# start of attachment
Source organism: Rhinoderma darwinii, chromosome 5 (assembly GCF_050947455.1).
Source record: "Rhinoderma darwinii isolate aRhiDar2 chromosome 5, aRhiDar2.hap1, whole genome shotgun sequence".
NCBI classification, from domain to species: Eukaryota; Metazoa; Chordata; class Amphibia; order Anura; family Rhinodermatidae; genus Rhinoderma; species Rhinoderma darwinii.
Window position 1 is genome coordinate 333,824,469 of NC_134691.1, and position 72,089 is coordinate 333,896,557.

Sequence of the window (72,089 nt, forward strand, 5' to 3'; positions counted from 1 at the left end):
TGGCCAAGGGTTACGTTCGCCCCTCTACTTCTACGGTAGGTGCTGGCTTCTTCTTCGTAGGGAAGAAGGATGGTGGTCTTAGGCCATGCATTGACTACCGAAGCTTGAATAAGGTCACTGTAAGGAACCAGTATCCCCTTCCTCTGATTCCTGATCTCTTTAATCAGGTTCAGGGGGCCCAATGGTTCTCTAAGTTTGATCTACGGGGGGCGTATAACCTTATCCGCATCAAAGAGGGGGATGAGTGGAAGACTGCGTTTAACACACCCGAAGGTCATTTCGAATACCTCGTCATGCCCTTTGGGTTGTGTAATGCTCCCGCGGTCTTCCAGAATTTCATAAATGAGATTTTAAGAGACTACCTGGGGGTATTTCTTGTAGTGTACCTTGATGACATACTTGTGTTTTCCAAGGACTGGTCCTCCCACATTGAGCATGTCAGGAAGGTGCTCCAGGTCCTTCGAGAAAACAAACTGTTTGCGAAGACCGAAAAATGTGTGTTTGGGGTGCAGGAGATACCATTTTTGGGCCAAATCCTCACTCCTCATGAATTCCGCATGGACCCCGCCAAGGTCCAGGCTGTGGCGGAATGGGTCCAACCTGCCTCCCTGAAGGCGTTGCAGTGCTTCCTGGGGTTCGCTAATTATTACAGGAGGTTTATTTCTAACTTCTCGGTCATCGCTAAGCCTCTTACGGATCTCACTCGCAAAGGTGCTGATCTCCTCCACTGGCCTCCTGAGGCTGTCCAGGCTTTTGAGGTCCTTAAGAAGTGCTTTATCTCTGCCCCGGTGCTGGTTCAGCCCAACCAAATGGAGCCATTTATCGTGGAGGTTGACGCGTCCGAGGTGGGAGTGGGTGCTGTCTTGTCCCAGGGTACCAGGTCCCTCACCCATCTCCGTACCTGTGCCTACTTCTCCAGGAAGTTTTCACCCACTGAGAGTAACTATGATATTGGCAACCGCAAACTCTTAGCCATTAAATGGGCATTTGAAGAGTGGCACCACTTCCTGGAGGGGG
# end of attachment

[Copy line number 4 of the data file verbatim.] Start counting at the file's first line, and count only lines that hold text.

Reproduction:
Window position 1 is genome coordinate 333,824,469 of NC_134691.1, and position 72,089 is coordinate 333,896,557.